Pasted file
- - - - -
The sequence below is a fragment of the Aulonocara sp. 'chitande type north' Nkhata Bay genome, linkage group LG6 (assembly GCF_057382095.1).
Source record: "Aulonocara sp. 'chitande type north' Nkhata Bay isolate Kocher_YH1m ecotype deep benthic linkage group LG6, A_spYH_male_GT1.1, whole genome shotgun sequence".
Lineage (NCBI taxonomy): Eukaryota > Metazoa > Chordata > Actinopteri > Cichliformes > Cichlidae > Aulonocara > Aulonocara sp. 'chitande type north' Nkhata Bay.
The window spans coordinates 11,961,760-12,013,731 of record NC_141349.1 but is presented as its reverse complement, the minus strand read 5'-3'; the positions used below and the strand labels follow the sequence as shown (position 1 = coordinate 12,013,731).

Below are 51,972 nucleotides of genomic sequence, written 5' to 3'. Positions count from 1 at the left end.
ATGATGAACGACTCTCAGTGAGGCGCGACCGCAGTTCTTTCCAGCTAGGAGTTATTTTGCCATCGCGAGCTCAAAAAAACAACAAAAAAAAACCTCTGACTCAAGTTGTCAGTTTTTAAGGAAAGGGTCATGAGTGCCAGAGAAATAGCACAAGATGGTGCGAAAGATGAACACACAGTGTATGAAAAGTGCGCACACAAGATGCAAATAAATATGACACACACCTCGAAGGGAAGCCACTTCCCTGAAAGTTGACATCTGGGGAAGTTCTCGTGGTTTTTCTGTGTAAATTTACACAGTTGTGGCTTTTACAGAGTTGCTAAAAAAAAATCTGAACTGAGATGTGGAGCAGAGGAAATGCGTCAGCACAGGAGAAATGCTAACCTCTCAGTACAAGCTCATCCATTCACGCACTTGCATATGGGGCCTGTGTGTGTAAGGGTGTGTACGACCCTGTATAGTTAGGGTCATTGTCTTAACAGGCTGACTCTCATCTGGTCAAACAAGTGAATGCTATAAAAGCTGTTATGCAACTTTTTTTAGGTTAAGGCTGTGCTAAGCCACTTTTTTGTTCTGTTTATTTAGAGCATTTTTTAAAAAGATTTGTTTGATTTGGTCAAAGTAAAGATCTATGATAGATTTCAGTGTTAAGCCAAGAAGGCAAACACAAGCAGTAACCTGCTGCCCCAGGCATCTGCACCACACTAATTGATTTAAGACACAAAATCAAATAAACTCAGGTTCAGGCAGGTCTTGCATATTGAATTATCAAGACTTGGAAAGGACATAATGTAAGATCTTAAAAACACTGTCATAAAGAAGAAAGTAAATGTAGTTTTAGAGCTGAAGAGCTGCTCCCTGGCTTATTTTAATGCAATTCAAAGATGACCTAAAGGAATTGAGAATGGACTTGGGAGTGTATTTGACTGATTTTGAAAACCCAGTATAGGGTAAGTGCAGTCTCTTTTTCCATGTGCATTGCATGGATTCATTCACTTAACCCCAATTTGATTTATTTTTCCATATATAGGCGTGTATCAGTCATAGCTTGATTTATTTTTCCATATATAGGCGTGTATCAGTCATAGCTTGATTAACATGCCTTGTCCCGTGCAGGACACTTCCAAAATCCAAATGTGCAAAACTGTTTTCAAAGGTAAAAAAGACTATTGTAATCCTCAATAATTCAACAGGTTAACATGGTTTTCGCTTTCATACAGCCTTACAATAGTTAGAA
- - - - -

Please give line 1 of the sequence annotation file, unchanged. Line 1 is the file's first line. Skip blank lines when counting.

The sequence below is a fragment of the Aulonocara sp. 'chitande type north' Nkhata Bay genome, linkage group LG6 (assembly GCF_057382095.1).